USCIS to No Longer Allow InfoPass Appointment Scheduling Without Pre-Authorization

December 19, 2018

On October 30, USCIS announced that it will expand its Information Services Modernization Program to more field offices because it believes that most inquiries at local district offices can be accomplished through online email submissions or calls to its 800 number rather than at in-person appointments.

The goal of the program is to require that a person speak to the USCIS National Customer Center by phone before being able to schedule an in-person appointment, known as an InfoPass appointment, at a field office.

The plan to phase out most InfoPass in-person appointments is also consistent with the agency's new mission statement, which has removed customer service and instead focuses its energy and staff on fraud detection, site visits and the protection of the homeland in accordance with executive orders.

The program is currently active in Sacramento, California; San Francisco, California; Los Angeles, California; Hartford, Connecticut; Jacksonville, Florida; Detroit, Michigan and El Paso, Texas. USCIS intends to add Newark and Great Lakes field offices in the near future. The new InfoPass procedure will be instituted in New York City and Holtsville, Long Island on January 7, 2019. Full implementation at all field offices is anticipated by September 30, 2019, which is the last day of fiscal year 2019.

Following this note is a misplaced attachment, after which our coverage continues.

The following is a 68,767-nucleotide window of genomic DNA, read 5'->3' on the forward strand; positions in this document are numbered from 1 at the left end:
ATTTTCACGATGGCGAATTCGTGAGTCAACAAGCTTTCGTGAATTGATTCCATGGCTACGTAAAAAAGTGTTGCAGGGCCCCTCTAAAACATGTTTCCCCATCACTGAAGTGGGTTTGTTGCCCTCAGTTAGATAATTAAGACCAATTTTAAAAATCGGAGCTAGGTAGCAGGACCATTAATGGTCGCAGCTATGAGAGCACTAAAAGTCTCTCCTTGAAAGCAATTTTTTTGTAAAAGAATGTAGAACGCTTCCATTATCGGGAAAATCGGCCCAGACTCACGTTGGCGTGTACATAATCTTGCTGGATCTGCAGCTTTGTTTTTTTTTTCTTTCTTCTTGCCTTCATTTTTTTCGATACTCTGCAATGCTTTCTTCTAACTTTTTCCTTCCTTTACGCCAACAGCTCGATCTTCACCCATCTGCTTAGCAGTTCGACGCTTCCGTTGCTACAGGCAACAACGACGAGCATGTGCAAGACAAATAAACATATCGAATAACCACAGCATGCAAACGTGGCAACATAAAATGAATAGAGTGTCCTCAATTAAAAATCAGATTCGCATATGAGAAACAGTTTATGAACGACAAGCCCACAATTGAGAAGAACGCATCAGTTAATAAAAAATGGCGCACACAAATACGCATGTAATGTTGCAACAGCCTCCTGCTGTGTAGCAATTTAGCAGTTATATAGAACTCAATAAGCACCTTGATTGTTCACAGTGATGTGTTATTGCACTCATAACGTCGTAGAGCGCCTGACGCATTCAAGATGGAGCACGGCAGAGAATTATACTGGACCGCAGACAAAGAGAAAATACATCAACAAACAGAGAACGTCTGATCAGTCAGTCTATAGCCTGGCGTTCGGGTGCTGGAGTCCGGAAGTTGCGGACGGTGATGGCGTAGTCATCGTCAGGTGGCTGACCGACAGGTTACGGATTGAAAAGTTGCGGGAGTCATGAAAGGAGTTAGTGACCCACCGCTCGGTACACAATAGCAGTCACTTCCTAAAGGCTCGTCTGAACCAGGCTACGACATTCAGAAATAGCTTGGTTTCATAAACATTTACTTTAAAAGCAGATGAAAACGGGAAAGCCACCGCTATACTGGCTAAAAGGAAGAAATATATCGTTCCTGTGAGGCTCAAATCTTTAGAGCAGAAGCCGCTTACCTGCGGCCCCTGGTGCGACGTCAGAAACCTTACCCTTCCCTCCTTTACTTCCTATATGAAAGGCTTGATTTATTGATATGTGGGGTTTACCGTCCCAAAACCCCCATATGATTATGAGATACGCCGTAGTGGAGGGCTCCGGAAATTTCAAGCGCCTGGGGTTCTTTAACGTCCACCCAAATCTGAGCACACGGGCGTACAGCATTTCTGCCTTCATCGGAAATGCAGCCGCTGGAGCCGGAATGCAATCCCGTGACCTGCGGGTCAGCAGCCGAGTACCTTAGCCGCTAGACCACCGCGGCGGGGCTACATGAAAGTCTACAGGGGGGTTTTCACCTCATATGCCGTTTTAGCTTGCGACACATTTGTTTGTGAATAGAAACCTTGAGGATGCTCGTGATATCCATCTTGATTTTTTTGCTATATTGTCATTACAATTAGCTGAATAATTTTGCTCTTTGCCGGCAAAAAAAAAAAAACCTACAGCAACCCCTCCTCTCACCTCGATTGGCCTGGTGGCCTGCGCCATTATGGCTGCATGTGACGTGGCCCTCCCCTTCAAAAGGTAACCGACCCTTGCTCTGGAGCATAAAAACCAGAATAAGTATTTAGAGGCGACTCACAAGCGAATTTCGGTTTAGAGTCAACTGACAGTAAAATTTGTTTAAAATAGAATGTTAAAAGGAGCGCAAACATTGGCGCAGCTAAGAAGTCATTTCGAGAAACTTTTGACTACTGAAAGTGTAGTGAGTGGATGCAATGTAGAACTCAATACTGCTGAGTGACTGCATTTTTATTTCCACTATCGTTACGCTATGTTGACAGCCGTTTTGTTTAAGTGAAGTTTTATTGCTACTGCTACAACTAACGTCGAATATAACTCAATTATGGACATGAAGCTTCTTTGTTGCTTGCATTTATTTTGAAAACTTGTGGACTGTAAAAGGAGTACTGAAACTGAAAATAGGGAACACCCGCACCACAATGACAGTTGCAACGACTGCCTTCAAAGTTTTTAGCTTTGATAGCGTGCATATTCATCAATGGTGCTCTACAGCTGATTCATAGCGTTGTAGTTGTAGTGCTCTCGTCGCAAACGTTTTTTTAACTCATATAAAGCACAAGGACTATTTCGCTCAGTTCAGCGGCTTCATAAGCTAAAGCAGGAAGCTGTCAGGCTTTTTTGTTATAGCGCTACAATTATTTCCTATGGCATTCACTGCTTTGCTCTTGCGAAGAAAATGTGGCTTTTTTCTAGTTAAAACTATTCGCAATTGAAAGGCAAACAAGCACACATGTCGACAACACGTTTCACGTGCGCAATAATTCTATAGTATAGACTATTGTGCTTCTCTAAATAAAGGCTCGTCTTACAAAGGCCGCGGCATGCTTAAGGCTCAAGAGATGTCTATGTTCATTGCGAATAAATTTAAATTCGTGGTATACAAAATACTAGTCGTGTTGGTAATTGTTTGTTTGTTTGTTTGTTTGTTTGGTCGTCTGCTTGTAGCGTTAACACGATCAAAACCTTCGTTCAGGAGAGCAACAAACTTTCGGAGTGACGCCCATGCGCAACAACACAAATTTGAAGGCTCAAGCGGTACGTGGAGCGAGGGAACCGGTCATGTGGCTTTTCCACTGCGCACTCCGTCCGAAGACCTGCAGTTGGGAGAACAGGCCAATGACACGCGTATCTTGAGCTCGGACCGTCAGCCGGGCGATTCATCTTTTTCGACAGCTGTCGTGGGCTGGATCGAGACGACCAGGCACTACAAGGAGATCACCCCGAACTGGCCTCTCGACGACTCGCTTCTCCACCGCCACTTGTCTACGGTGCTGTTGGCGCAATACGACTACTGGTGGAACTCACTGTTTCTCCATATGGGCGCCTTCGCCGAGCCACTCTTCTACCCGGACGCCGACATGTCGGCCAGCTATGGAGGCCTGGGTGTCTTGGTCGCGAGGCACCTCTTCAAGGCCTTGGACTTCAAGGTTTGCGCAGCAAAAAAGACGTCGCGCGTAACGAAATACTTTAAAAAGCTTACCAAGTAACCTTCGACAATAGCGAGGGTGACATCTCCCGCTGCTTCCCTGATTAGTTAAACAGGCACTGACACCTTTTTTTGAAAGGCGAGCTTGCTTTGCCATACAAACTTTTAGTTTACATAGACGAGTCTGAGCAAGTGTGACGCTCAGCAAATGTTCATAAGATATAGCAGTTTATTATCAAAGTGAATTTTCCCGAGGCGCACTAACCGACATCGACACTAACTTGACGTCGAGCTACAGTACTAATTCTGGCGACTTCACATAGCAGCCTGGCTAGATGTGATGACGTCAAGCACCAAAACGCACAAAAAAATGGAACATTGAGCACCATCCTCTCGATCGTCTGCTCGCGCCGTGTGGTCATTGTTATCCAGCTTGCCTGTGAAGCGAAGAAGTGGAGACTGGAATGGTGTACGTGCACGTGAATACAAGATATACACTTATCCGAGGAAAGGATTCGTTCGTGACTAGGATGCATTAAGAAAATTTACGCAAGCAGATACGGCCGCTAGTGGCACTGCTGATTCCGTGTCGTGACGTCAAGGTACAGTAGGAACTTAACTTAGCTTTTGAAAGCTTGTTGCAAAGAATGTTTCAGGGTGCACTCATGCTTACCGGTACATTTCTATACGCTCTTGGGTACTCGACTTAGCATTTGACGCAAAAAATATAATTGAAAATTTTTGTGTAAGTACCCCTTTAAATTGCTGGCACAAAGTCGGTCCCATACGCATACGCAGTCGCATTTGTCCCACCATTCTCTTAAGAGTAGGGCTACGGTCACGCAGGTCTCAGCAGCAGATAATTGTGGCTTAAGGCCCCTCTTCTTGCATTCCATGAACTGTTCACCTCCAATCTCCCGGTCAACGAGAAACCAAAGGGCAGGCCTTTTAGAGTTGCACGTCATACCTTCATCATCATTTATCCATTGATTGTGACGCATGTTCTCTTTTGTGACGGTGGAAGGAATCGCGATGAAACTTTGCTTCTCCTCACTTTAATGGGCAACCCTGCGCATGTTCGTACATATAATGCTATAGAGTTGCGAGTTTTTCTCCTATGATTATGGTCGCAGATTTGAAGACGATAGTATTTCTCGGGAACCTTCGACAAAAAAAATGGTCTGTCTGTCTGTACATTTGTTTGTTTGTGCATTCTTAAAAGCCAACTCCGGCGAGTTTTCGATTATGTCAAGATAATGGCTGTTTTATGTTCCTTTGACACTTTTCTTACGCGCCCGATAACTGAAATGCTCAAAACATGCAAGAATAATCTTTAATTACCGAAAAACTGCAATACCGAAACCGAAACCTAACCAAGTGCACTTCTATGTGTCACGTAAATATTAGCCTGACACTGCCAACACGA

How to Schedule an InfoPass Appointment
First, one is required to contact USCIS at 1-800-375-5283 and speak with a tier 1 customer service representative. If the representative cannot resolve the issue presented, the individual will be transferred to a tier 2 USCIS office and, if the matter still cannot be resolved, the individual will be permitted to schedule an in-person InfoPass appointment at the district office closest to their place of residence.

Rationale for Changes in InfoPass Scheduling
In its October 2018 announcement, USCIS stated that "most people who made in-person information service appointments through InfoPass could have received the same information by calling the USCIS Contact Center or checking the USCIS website." It is unclear how USCIS determined what percentage of InfoPass users received information only available in-person and how it assessed which method of inquiry was optimal - in-person, online or through phone contact.

The agency indicated that moving information online will assure more efficient data delivery and furnish agency staff with more time to adjudicate immigration benefit requests.

USCIS claims that, most of the time, information available online is a suitable substitute for information given at in-person appointments. What is not accounted for is the fact that many individuals who contact the USCIS inquiry phone lines may not fluently speak English, and while in-person appointments certainly assist with language and communication barriers, the agency has never been known for its technological advances. It is hoped that online inquiries and response times improve with its Information Services Modernization Program.

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